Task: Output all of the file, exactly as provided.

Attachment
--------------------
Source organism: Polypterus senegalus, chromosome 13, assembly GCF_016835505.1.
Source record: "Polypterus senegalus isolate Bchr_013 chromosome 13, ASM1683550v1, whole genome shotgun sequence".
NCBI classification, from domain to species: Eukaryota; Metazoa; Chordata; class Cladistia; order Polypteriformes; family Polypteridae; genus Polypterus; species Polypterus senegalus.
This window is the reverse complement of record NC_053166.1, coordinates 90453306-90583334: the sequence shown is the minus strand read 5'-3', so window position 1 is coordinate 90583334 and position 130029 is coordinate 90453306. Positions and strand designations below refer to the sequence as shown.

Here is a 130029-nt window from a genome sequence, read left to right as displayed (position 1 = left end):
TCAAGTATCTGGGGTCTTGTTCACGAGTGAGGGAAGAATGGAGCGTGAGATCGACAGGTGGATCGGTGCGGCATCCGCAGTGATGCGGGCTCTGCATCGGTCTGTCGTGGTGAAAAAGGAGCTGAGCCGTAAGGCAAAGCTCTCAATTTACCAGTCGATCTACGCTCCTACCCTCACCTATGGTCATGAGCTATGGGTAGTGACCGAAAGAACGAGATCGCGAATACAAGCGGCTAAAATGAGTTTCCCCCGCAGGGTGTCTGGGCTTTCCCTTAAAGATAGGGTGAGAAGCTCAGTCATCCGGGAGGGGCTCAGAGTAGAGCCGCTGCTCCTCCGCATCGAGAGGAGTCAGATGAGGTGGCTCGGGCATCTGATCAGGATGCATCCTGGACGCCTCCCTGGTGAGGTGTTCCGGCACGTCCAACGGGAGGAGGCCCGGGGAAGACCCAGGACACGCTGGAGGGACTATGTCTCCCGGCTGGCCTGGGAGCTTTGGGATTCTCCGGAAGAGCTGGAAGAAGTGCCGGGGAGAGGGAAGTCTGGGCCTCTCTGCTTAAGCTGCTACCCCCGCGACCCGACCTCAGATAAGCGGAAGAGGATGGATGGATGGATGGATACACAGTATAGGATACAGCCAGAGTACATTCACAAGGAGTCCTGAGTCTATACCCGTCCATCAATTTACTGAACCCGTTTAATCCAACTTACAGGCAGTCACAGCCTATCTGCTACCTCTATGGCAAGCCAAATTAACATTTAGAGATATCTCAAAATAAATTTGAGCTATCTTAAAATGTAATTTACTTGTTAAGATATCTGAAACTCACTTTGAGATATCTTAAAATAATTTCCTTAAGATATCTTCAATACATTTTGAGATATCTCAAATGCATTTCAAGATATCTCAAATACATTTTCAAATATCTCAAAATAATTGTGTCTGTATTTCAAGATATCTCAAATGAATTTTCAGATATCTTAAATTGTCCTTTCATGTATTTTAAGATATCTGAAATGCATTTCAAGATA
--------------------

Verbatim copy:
Source organism: Polypterus senegalus, chromosome 13, assembly GCF_016835505.1.
Source record: "Polypterus senegalus isolate Bchr_013 chromosome 13, ASM1683550v1, whole genome shotgun sequence".
NCBI classification, from domain to species: Eukaryota; Metazoa; Chordata; class Cladistia; order Polypteriformes; family Polypteridae; genus Polypterus; species Polypterus senegalus.
This window is the reverse complement of record NC_053166.1, coordinates 90453306-90583334: the sequence shown is the minus strand read 5'-3', so window position 1 is coordinate 90583334 and position 130029 is coordinate 90453306. Positions and strand designations below refer to the sequence as shown.

Here is a 130029-nt window from a genome sequence, read left to right as displayed (position 1 = left end):
TCAAGTATCTGGGGTCTTGTTCACGAGTGAGGGAAGAATGGAGCGTGAGATCGACAGGTGGATCGGTGCGGCATCCGCAGTGATGCGGGCTCTGCATCGGTCTGTCGTGGTGAAAAAGGAGCTGAGCCGTAAGGCAAAGCTCTCAATTTACCAGTCGATCTACGCTCCTACCCTCACCTATGGTCATGAGCTATGGGTAGTGACCGAAAGAACGAGATCGCGAATACAAGCGGCTAAAATGAGTTTCCCCCGCAGGGTGTCTGGGCTTTCCCTTAAAGATAGGGTGAGAAGCTCAGTCATCCGGGAGGGGCTCAGAGTAGAGCCGCTGCTCCTCCGCATCGAGAGGAGTCAGATGAGGTGGCTCGGGCATCTGATCAGGATGCATCCTGGACGCCTCCCTGGTGAGGTGTTCCGGCACGTCCAACGGGAGGAGGCCCGGGGAAGACCCAGGACACGCTGGAGGGACTATGTCTCCCGGCTGGCCTGGGAGCTTTGGGATTCTCCGGAAGAGCTGGAAGAAGTGCCGGGGAGAGGGAAGTCTGGGCCTCTCTGCTTAAGCTGCTACCCCCGCGACCCGACCTCAGATAAGCGGAAGAGGATGGATGGATGGATGGATACACAGTATAGGATACAGCCAGAGTACATTCACAAGGAGTCCTGAGTCTATACCCGTCCATCAATTTACTGAACCCGTTTAATCCAACTTACAGGCAGTCACAGCCTATCTGCTACCTCTATGGCAAGCCAAATTAACATTTAGAGATATCTCAAAATAAATTTGAGCTATCTTAAAATGTAATTTACTTGTTAAGATATCTGAAACTCACTTTGAGATATCTTAAAATAATTTCCTTAAGATATCTTCAATACATTTTGAGATATCTCAAATGCATTTCAAGATATCTCAAATACATTTTCAAATATCTCAAAATAATTGTGTCTGTATTTCAAGATATCTCAAATGAATTTTCAGATATCTTAAATTGTCCTTTCATGTATTTTAAGATATCTGAAATGCATTTCAAGATA